The State of Housing exhibition in Mumbai focuses on the country’s urban centres and the housing challenges faced by citizens,...
An exhibition, the ‘State of Housing’, which is running at Gallerie Max Mueller Bhavan in Mumbai attempts to illuminate how we got to this point, what responsibility the state has taken for housing its citizens and what architects and urban planners can do to alleviate the great divide.
Curated by architect and professor Rahul Mehrotra, poet and art critic Ranjit Hoskote and Kaiwan Mehta, the architect, educator and editor of Domus India, the show’s focus is ultimately on the country’s urban centres and the housing challenges faced by citizens, especially new migrants and low-income inhabitants in cities.
Charting a timeline from independence to the present, the exhibition moves through Nehru’s nation-building to the Emergency and ultimately to 1991’s economic liberalisation and where we stand in 2017.
Along the way, the exhibition, which relies heavily on text, data and historical records, draws viewers’ attention to the events both familiar (Nehru’s idea for planned cities, the displacement caused by large-scale infrastructure projects like the Bhakra-Nangal Dam) and lesser known (the establishment of the Building Materials and Technology promotion council to develop the application of build materials), that have led to where we are now.
Organised by the Urban Design Research Institute (UDRI) and the Architecture Foundation, the show with the tagline, ‘Aspirations, Imaganeries and Realities of India’, aims to illuminate a way forward for the private sector, as it partners with the government to achieve its target of housing for all. To do so, the government will have to build 20 million affordable houses by 2022, it is pointed out. The current shortfall is of 18 million houses in urban areas while in rural areas, the number shoots up to 40 million houses.
To look at the state of the country as a whole means that the exhibition is more of an overview than a deep dive into city-specific or even large-scale problems that plague the housing sector. With its sense of optimism, the show doesn’t look at some of India’s underlying problems – of corruption in land allocation, the different permissions needed that naturally favour well-connected, deep-pocketed developers and the artificial scarcity of housing that this creates. Instead, the data-driven approach is one that seems to want to galvanise stakeholders, without laying blame for the present state of India’s cities.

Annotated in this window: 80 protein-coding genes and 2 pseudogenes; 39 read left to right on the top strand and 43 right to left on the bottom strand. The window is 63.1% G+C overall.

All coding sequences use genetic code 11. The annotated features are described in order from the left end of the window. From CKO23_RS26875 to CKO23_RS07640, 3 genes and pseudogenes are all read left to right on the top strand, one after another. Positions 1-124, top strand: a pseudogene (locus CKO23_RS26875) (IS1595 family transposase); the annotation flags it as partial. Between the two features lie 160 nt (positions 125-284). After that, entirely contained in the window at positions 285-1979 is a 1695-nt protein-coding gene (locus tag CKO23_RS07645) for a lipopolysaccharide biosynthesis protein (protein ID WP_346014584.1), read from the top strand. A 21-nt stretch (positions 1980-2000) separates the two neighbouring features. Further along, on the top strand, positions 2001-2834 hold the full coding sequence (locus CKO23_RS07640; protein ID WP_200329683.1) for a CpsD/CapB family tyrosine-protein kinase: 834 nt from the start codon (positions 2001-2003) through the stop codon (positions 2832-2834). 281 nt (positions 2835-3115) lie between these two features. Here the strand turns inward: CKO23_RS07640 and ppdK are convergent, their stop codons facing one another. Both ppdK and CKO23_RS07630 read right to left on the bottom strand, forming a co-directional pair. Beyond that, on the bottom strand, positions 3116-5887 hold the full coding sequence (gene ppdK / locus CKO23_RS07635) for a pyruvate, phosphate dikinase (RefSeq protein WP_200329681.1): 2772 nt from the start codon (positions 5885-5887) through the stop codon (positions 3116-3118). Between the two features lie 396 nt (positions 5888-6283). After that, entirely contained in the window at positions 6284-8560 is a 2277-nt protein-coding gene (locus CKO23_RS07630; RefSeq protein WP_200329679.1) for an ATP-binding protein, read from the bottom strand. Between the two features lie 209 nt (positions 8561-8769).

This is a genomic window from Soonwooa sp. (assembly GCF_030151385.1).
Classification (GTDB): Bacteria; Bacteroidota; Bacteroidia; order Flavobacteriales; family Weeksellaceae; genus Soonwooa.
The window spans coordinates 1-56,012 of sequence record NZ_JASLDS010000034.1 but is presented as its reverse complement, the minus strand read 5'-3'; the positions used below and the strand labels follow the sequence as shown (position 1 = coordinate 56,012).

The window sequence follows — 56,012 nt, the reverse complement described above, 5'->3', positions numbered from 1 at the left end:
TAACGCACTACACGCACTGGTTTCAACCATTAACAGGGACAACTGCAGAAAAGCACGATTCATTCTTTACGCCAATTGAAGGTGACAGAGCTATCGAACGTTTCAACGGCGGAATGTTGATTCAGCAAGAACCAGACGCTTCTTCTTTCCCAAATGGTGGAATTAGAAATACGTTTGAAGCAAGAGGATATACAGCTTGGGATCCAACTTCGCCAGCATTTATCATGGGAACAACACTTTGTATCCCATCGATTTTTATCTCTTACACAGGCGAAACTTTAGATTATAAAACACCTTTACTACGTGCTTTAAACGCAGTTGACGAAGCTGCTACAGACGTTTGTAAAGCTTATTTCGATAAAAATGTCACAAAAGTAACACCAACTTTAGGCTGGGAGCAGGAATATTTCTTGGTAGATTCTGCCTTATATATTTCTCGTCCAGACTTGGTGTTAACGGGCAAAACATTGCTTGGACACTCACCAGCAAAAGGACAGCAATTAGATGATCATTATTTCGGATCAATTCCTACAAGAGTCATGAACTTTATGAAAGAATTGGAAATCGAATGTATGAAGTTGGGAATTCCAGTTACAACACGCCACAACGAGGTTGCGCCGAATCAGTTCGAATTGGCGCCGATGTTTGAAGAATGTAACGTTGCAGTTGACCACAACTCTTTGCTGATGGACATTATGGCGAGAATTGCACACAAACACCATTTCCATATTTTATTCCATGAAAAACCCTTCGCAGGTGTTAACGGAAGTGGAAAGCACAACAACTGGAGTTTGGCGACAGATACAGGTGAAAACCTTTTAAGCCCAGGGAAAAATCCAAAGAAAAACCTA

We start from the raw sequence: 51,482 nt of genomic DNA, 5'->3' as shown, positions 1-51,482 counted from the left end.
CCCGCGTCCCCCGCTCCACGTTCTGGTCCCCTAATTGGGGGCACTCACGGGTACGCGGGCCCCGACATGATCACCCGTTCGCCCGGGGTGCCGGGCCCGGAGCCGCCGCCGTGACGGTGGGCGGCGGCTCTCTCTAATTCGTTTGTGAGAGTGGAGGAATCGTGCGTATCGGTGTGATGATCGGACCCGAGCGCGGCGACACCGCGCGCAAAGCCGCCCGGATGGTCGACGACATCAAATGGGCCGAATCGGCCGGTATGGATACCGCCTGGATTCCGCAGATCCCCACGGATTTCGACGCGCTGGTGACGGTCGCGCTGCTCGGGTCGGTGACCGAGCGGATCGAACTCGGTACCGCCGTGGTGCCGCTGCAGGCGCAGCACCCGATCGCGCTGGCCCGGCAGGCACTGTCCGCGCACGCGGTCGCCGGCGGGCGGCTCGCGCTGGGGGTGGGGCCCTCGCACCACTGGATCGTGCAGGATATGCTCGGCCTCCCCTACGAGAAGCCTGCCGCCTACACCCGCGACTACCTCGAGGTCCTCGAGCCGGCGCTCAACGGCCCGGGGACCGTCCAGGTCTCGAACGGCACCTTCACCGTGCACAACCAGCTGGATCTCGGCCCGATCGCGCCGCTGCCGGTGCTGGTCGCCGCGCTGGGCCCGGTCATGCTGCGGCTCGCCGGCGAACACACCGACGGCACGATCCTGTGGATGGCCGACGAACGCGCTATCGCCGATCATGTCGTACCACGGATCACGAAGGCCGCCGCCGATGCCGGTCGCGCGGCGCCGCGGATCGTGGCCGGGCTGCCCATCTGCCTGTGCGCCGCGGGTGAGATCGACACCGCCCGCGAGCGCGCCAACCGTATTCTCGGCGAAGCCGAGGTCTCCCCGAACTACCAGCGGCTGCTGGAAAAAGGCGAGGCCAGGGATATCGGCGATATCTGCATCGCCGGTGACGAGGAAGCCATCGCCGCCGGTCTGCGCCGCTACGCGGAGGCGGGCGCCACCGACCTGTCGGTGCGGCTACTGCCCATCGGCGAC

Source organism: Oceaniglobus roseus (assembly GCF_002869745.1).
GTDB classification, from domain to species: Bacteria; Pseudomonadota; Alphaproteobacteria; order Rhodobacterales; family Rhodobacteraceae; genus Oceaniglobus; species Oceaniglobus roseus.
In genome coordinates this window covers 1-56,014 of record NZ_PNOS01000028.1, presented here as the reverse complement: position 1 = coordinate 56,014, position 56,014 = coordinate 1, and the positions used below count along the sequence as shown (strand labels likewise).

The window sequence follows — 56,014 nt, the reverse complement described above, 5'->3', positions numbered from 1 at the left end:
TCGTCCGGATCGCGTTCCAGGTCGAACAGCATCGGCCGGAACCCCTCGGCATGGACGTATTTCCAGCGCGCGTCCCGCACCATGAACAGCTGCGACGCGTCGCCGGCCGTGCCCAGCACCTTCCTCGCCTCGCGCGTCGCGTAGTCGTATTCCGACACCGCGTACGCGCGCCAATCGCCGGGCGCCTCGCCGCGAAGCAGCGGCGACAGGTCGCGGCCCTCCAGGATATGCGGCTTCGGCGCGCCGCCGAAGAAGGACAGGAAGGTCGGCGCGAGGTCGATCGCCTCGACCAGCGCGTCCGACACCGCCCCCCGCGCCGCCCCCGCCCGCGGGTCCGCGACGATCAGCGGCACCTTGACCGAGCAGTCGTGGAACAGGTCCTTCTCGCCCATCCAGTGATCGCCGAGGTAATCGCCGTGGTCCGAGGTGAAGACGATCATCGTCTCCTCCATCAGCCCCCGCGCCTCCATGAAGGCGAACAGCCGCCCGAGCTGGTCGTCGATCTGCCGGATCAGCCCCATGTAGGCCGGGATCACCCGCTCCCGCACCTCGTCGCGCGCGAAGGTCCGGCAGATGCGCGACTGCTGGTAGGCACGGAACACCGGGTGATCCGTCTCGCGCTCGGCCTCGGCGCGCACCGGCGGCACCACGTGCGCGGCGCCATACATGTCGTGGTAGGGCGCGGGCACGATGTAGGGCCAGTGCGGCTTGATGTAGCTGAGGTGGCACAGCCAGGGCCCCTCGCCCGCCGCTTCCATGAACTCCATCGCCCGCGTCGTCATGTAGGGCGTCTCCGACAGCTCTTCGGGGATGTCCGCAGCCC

Rural populations and their challenges are overlooked, perhaps in the belief that rapid urbanisation will only see the housing shortage in urban centres get worse as the country sees more migration in the hopes of a better economic future.
In the 35-minute film, also titled State of Housing, which is a part of the show, Pankaj Joshi, executive director of UDRI makes the point that the government is now “creating rights for private developers on slumland”. In fact, it is only in the film that architects, social activists and planners share any opinions – valuable to those that aren’t familiar with the sector and its challenges beyond the headlines.
But what gets left out here is a discussion on the implications of the push by the government and the private sector to build towers where slums used to be